- 1864: The Chicago museum is sold to Joseph H. Wood, and renamed as Wood’s Museum.
- 1871: The 2 mummies and the papyri were destroyed in the great fire of Chicago.

Contrary to what LeGrand Richards claims in "A Marvelous Work and a Wonder," Abel Combs had, in fact, not sold all of the papyri to the St. Louis museum but had kept some pieces that had broken off the main rolls and were later mounted in picture frames. When Combs died, he willed these papyri to his housekeeper, Charlotte Weaver Huntsman, who had nursed him during his final illness before his death. When Charlotte died, her daughter, Alice Combs Weaver Heusser, inherited the fragments.

- 1918: Alice Heusser approached the New York Metropolitan Museum of Art with some papyri in her possession; the museum declined to accept them. Alice later dies and the papyri are inherited by her husband, Edward Heusser.
- 1947: Edward Heusser sells the papyri to the New York Metropolitan Museum of Art.
- 1966 (May): Aziz Suryal Atiya, a non-LDS distinguished professor of history at the University of Utah, discovered 11 papyri fragments in the New York Metropolitan Museum of Art archives when he recognized one as the vignette known as Facsmile No. 1 from the Pearl of Great Price.
- 1967: An anonymous donation to the New York Metropolitan Museum of Art made it possible for the LDS church to acquire the papyri.

The 11 papyri fragments that the LDS Church has in its possession today came from 3 separate rolls containing ancient Egyptian religious texts:

1) A Book of Breathings – A sort of abbreviated Book of the Dead, that belonged to a man named Hor the son of Usirwer.
2) A Book of the Dead – Belonging to Tshemmin, the daughter of Eschkons
3) A Book of the Dead – Belonging to a woman named Neferirnub.

Although not found among the New York Metropolitan Museum of Art, the Prophet also owned a third Book of the Dead belonging to Amenhotep son of Tanub, and the hypocephalus (Facsimile 2), that belonged to a man named Sheshonq.

(NOTE: The picture accompanying this text is extant papyri showing the original vignette considered to be the source of Facsimile 1)

Sunday, March 22, 2009

Was “Adam’s Transgression” Actually a Sin?

This was a transgression of the law, but not a sin in the strict sense, for it was something Adam and Eve had to do” (Joseph Fielding Smith, Doctrines of Salvation, 1:115).

Most Latter-day Saints have either taught or heard the distinction between Adam’s partaking of the forbidden fruit as a “transgression” rather than a “sin.” We even have an Article of Faith that states that we will not be punished for “Adam’s transgression,” instead of “Adam’s sin” (AofF 2). This belief has been a longstanding point of criticism by those not of our faith who contend that failure to abide by any of God's laws inherently constitutes sin.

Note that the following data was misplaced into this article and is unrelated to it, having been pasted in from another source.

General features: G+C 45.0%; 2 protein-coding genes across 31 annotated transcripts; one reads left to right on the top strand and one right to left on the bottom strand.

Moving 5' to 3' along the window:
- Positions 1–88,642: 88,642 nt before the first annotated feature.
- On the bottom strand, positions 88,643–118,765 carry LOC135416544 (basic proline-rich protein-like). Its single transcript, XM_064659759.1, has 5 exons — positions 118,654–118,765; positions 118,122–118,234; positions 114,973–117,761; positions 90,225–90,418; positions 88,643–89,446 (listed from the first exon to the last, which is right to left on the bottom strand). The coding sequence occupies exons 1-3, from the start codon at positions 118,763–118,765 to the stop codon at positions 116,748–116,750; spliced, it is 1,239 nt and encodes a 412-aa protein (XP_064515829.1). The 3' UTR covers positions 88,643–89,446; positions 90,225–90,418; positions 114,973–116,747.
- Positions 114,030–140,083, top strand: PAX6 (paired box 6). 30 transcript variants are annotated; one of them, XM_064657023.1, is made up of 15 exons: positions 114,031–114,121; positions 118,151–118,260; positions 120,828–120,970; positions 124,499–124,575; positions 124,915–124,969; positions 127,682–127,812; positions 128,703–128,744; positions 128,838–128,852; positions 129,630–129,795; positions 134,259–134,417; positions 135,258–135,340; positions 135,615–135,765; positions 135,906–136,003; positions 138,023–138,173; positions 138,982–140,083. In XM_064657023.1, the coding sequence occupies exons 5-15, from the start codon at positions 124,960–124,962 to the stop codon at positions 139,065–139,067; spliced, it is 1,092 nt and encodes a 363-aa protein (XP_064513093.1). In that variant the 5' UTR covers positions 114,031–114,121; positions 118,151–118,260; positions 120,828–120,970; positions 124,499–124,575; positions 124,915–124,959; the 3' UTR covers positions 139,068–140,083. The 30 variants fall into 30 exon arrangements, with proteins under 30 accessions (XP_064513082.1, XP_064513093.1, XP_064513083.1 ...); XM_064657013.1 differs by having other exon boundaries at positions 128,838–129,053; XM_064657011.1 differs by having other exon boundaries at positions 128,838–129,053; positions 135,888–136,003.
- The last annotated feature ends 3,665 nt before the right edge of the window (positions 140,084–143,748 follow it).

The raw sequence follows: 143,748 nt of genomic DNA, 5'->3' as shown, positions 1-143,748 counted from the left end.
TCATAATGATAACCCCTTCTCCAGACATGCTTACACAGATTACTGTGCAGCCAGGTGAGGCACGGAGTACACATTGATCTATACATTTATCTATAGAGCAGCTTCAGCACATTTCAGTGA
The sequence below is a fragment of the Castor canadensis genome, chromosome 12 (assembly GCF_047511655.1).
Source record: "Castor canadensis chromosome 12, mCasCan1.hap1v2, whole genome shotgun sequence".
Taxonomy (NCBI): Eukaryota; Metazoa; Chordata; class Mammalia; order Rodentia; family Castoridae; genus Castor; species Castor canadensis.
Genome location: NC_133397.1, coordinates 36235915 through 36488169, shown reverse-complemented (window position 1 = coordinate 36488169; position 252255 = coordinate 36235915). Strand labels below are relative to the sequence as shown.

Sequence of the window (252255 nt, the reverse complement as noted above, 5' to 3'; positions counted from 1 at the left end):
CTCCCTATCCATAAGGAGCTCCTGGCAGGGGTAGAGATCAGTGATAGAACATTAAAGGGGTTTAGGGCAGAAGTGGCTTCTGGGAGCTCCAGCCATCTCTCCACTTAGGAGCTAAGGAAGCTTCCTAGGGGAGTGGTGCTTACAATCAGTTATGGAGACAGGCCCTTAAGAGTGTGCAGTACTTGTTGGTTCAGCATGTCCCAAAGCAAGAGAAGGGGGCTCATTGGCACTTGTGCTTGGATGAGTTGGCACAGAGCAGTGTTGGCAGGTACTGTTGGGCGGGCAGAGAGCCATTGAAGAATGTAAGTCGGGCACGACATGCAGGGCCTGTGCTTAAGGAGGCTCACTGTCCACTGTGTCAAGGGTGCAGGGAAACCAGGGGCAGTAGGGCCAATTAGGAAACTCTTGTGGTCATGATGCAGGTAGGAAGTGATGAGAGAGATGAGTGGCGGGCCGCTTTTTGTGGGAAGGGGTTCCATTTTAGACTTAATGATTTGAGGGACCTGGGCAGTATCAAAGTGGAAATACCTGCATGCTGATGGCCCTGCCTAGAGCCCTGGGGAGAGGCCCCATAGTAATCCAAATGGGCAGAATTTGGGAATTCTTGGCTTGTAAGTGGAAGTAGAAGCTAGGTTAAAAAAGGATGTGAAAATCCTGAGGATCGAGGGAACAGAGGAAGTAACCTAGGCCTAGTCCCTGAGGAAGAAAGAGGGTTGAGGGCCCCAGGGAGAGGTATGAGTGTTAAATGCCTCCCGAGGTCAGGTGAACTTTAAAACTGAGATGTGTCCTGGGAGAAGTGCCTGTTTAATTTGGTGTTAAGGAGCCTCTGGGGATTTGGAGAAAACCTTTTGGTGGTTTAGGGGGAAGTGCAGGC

As explanation, the LDS typically qualify Adam’s actions as a transgression of the law and not a sin, since he had no knowledge of good or evil. It has also been explained, by some, that Adam’s actions constitute a transgression and not a sin because he was the recipient of two conflicting commandments, where one commandment would have to be broken to fulfill the other. Since he was compelled to violate one command to fulfill the other, God could hardly hold him accountable for this as a sin.

Elder Bruce R. McConkie taught that “the use of the term transgression lays emphasis on the violation of the law or rule involved, whereas the term sin points up the wilful nature of the disobedience” (Mormon Doctrine, p. 804). In the present context, does this mean that Adam was incapable of willful disobedience in the Garden of Eden and thereby incapable of sinning? We know that Adam was specifically told not to partake of the fruit of the tree of knowledge of good and evil and, presumably, he willfully disobeyed that command.

In their arsenal of attack, critics typically use the above-quoted reference by Joseph Fielding Smith in conjunction with 1 John 3:4 wherein John teaches that “Whosoever committeth sin transgresseth also the law: for sin is the transgression of the law.” James further distinguishes this concept when he said, “therefore to him that knoweth to do good, and doeth it not, to him it is sin” (James 4:17). Does this mean that sin is only a sin when the person is aware of goodness, yet denies it? Until he partook of the fruit, according to the account in Genesis, Adam did not know the difference between good and evil (right or wrong). Therefore, James’ definition of sin apparently parallels the LDS explanation.

In the Bible, the fall of Adam is almost universally referred to as a transgression. In fact, the first time the Bible even mentions sin is in context with Cain, the first biblically attested transgression after mankind knew the difference between good and evil. In the only instance in which Adam’s action is referred to as a sin, it is concurrently referred to as an offence and a transgression:

12 Wherefore, as by one man sin entered into the world, and death by sin; and so death passed upon all men, for that all have sinned:
13 (For until the law sin was in the world: but sin is not imputed when there is no law.
14 Nevertheless death reigned from Adam to Moses, even over them that had not sinned after the similitude of Adam’s transgression, who is the figure of him that was to come.